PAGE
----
If you suffer from knee pain, it can be quite debilitating. However, there are several exercises you can try to help strengthen your knees, the surrounding structures, and so alleviate your pain. In this article, we’ll look at six of the best.
What are the Common Causes of Knee Pain?
There are many reasons why people experience knee pain, including:
- Recent or historic injury
- Torn ligaments
Some causes are degenerative, while others can be resolved to restore full function. Unfortunately, knee injuries may reoccur, so it’s good to have a strategy in place to help alleviate any pain.
The Top 6 Exercises and Stretches to Alleviate Knee Pain
Before we explain which exercises you can try, let us offer a word of caution. If you experience any strain or additional pain when attempting them, stop immediately and rest your knee. Try to be gentle with yourself as you navigate these new exercises, and don’t take on excessive pressure.
Be safe, be sensible, and be healthy!
1: Straight Leg Raise
Begin in a seated position. Sit back in a supportive dining chair or similar, with your feet flat on the floor. Gently raise and straighten one leg, so that it’s right out in front of you.
Hold this position for a slow count of 10, then steadily bring your leg back down. Repeat this action 10 times for each leg, then rest.
Over time, you’ll probably find that this stretch becomes less difficult. This is a great sign! If you want to give yourself more of a challenge, try adding ankle weights. Start small, and build your way up. Again, if you have any pain or stiffness from the addition of ankle weights, stop and rest, then when you do the exercise again, eliminate the weights.
This exercise also starts from a seated position. Again, choose a chair that is strong and encourages good posture. Your feet should be flat on the floor.
Without using your hands, a table, or any other kind of support, stand up then sit back down. These should not be fast movements; rather, move slowly and carefully in both directions.
Repeat these actions for one minute, then rest. You might wish to have another go at this later in the day. Over time, you’ll find that the number of sit/stands you can complete in one-minute increases. This shows good progress! To bring in a greater challenge, try using a lower chair or start from the bottom steps of your staircase.
However, if you don’t find that your speed increases, please don’t be discouraged. As long as you are maintaining the gentle, deliberate form, you will continue to strengthen your knee. This isn’t a race!
3: Leg Stretch
This exercise begins on the floor. Choose an area next to a wall or sofa; somewhere you can place your back against.
Place both legs straight out in front of you. Move your back against the wall or sofa and keep good posture.
Gently bend one of your legs towards you until you feel a noticeable – but not uncomfortable – stretch. Hold this position for five seconds.
Then, straighten your leg back out and hold for 5 seconds. Repeat this motion 10 times for each leg.
4: Knee Squats
You might read the word ‘squat’ and immediately hear alarm bells ringing! Don’t worry, we wouldn’t advise an exercise that could further damage your knee. These aren’t the deep, weightlifting squats that have become popular amongst gym enthusiasts. Rather, a controlled and safe squat that can develop the strength in your knee area.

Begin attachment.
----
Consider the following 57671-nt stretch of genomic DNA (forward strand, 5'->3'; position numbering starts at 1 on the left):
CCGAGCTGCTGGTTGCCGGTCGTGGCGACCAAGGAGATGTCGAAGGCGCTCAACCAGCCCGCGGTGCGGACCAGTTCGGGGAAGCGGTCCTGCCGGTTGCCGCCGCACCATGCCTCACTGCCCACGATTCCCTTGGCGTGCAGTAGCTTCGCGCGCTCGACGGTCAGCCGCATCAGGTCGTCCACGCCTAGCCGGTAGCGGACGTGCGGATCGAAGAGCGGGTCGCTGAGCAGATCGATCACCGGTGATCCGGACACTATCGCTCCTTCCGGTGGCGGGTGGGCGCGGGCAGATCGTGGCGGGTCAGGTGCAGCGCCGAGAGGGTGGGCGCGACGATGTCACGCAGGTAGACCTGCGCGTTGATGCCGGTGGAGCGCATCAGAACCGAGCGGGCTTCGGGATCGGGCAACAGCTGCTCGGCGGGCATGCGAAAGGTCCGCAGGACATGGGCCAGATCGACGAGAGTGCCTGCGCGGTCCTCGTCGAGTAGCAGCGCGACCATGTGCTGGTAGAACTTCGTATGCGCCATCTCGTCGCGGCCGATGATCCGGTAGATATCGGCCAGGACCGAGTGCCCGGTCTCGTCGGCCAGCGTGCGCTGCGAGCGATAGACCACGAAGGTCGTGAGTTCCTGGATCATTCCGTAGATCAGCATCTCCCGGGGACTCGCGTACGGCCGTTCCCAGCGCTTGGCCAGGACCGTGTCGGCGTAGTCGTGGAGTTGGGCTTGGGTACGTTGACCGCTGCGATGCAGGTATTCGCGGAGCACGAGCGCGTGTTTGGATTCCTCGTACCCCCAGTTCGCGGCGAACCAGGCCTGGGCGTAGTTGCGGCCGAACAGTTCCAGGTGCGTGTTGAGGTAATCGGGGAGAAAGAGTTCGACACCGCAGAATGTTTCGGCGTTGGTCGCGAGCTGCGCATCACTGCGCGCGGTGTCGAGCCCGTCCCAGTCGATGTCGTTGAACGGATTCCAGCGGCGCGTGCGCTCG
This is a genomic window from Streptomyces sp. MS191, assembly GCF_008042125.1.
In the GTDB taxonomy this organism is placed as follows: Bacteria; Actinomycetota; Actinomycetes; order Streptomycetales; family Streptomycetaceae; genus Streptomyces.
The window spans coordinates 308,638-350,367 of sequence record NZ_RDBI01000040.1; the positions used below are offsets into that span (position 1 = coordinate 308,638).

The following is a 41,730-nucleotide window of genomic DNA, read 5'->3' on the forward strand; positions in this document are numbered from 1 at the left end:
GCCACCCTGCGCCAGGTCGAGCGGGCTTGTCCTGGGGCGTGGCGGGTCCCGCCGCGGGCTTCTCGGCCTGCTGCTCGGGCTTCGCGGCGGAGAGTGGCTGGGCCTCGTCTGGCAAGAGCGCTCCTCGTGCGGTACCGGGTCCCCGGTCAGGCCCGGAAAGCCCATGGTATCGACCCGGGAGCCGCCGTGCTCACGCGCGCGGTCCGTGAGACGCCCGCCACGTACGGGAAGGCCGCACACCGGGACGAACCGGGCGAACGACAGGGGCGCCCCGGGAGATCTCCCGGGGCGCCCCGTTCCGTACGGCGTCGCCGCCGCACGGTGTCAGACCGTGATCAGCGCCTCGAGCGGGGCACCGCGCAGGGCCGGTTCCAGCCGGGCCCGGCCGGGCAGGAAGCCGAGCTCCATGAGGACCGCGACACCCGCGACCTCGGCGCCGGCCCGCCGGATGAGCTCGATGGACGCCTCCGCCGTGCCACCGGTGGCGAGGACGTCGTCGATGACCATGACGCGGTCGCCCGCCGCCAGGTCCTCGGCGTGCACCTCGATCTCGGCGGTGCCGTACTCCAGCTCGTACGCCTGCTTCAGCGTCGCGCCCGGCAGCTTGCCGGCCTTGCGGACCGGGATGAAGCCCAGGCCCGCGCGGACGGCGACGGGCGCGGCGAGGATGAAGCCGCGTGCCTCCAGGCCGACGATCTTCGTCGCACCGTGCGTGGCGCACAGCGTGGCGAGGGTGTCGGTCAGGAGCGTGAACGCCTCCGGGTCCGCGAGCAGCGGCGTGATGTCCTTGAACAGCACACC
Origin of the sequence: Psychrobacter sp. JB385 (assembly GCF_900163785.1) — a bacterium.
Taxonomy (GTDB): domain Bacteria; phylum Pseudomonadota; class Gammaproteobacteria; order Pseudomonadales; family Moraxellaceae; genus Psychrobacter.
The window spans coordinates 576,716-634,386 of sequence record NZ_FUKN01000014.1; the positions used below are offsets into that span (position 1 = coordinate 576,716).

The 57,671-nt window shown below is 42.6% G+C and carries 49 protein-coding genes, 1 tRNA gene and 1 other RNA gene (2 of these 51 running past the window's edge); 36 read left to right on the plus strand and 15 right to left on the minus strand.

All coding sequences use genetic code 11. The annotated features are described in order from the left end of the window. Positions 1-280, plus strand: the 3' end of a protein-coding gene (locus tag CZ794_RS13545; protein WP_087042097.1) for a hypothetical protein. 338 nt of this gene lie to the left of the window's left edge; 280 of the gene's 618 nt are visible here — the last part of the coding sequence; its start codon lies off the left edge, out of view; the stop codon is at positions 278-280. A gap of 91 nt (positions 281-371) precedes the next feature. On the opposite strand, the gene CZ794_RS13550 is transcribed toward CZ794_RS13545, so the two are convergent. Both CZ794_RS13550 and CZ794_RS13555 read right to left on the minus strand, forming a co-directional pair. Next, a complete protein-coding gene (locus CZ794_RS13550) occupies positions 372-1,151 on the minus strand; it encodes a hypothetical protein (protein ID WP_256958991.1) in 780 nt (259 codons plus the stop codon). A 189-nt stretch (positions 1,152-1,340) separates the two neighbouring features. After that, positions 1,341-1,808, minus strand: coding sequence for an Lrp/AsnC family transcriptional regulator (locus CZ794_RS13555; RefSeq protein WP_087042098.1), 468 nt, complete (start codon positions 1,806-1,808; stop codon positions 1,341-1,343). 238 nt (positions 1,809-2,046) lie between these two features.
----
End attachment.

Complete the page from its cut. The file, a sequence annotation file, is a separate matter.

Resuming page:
Start by taking a sturdy chair and placing it in front of you. Using the chair for support, slowly begin to squat. Ideally, your kneecap should cover your big toe when you look straight down, but if you can’t manage this initially, please don’t push yourself too far! In time, you may be able to move further down and squat deeper, but for some people, this won’t be possible, and that’s perfectly fine. Never bend your knees beyond a right ankle.
Repeat each squat ten times, then rest. This is an exercise you can complete several times a day, but if you do begin to experience pain, always stop. This is a process that can take time; a sensible approach allows you to move at your own pace.
Many people with knee pain struggle to use the stairs, as the action of walking up and down them can put substantial pressure on the joint.
Although stairs can be tricky, they can be a useful tool to help your rehabilitation. Find a study set of stairs that aren’t too steep and stand directly in front of them. Begin the exercise by taking your right foot and stepping onto the first step. Move your left foot up to the step. Then, step down with the right foot, followed by the left.
Repeat for one minute, then switch the order around; step up with the left foot first instead of right. Repeat for a further minute.
Again, this is an exercise you can do several times a day. Watch out for signs of strain and build up your strength slowly.
6: Straight Leg Raise
This exercise takes place on the floor, and we’d recommend placing a towel or yoga mat underneath you, for a bit of extra support and comfort.
Lie down with your legs flat. Bend one leg at the knee, then slowly lift the other leg up – only slightly – from the floor. The leg should remain straight. Hold this position for five seconds, then slowly return to the floor. Repeat five times for each leg.
This exercise can also be done from your bed if you struggle to get onto the floor or to stand up again. Make sure that your body is completely flat to get the right stretch.
We hope these exercises are helpful for you. Remember to stretch within your means, and don’t push yourself too far. Good luck!